Then in 2009, he saw a log in the water — he knew it was a log; it looked just like a log — but then it began moving against the current (against the current!) before slipping out of sight.

Is Pepie real?

“I don’t know,” Nielson said, hands on the spokes of the Pearl’s big wheel. “That’s for you to make up your mind.”

 – ?!”

When Father Louis Hennepin explored this region for France in the late 1600s, he reported seeing “a huge serpent as big as a man’s leg and seven or eight feet long” where the Minnesota River flows into the Mississippi. In those days, the river ran unimpeded from Lake Itasca to the Gulf of Mexico — and, in turn, was open from the ocean to Minnesota.

Indians used only strong dugout canoes on the lake, given legends of something large enough to swamp a birchbark boat. Ancient effigy mounds in the region appear to depict huge serpents. Still, we can’t know if they reflect sightings, creation myths or something else entirely, said Chad Lewis, a Minneapolis man who’s written “Pepie, the Lake Monster of the Mississippi River” and maintains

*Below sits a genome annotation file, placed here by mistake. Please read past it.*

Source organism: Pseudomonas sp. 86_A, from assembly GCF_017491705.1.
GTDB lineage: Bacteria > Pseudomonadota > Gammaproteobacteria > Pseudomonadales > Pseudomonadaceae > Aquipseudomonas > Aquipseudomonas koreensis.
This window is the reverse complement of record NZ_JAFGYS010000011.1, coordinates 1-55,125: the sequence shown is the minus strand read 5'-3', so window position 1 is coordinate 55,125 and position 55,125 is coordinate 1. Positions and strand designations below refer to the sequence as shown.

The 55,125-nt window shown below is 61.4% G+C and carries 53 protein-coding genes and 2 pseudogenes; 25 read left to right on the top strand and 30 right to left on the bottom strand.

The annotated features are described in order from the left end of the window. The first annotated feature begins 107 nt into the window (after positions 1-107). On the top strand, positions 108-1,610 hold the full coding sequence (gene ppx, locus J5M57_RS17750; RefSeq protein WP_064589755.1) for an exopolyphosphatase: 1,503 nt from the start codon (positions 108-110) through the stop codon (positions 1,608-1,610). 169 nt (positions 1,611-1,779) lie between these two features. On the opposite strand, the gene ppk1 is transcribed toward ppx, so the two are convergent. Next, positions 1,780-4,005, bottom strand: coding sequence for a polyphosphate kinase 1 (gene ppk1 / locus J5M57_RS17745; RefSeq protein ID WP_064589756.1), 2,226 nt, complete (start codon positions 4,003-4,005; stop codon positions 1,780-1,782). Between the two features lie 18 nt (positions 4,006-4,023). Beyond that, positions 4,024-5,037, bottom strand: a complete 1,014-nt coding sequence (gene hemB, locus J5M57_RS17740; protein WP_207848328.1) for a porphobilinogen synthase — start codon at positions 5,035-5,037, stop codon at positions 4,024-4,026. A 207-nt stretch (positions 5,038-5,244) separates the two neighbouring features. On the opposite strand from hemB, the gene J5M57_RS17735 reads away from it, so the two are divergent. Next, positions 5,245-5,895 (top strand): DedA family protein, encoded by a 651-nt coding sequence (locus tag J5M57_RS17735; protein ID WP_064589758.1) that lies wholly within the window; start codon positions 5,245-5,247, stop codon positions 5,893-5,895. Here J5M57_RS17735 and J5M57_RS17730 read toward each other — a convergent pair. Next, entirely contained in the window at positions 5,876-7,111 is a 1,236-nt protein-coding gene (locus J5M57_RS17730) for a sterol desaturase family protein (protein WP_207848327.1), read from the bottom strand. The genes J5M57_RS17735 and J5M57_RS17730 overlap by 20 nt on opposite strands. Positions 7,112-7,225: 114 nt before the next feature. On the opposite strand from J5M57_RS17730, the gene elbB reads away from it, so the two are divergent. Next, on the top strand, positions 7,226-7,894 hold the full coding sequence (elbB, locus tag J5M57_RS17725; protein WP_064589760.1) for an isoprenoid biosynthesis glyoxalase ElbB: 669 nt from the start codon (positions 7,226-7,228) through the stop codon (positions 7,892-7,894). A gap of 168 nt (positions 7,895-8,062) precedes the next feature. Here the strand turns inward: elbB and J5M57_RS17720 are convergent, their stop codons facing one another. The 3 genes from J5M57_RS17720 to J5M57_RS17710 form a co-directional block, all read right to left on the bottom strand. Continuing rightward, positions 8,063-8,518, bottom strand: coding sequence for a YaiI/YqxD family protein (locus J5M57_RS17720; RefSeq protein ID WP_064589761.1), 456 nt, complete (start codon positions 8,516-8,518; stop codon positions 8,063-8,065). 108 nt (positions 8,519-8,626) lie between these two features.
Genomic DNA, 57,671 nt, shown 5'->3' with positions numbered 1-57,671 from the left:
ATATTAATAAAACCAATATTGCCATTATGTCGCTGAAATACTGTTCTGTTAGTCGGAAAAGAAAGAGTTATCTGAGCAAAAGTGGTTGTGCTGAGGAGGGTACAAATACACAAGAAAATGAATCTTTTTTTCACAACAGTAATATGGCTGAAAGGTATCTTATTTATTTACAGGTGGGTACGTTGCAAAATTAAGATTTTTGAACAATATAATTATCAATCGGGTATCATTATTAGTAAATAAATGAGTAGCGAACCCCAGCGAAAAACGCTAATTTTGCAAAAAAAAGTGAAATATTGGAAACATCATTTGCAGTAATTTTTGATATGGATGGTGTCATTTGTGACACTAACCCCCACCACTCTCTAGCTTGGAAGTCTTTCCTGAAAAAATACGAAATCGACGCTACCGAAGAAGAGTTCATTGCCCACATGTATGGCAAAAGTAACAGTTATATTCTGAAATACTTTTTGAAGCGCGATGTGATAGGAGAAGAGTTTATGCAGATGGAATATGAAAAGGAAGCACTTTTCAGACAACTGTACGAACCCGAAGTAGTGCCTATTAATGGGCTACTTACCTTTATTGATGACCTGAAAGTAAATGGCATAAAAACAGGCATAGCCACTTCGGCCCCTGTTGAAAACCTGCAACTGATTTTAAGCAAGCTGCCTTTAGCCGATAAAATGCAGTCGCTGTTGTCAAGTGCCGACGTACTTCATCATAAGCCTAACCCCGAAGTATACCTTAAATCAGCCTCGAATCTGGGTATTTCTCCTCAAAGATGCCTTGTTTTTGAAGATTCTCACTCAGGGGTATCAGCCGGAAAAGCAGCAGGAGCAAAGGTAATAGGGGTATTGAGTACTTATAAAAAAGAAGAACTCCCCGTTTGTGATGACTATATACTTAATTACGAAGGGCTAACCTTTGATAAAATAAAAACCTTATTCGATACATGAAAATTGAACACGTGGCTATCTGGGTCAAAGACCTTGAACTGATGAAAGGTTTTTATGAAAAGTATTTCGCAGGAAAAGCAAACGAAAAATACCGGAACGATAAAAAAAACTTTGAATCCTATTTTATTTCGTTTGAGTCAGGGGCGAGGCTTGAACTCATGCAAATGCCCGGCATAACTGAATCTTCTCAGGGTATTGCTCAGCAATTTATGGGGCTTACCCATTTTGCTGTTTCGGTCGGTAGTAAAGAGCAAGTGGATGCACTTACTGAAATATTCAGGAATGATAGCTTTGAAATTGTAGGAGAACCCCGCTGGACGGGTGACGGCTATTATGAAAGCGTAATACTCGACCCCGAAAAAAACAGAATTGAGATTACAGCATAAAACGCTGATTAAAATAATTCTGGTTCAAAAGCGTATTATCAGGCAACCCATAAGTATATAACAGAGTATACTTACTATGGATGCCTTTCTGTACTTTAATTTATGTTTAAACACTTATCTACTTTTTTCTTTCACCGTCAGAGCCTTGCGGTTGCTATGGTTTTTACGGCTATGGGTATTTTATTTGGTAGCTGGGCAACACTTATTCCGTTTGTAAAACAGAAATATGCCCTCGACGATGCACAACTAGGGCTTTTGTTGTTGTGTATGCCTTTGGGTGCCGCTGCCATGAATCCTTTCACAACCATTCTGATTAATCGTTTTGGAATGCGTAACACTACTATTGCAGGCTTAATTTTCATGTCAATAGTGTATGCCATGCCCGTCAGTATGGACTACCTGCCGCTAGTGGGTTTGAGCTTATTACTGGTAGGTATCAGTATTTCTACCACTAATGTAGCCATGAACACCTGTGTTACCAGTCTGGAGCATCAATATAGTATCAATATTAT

The first known newspaper account in August 1867 was from river rafters from St. Louis, Mo., who reported seeing a large, unknown creature in the water. A more vivid account appeared four years later in the Wabasha County Sentinel, describing “a marine monster between the size of an elephant and rhinoceros,” moving “with great rapidity.”

Four years later, another newspaper described a “dark, strange-looking object” that rose 6 feet out of the water. Another newspaper noted that a huge eel later was caught.

Sightings have continued over the years, with Nielson, the Pearl’s captain, considering 15 to have some degree of credibility, in that they can’t easily be explained away.

Local lore even claims that one moonlit night in 1922, a young man named Ralph Samuelson saw a creature gliding across Lake Pepin and thought, “If a large aquatic creature can skim across the water’s surface, why can’t I?” A few months later, he invented the sport of water skiing.

Except for the fact that Samuelson did invent water skiing, and Lake City is known as “the birthplace of water skiing,” this is almost certainly not true.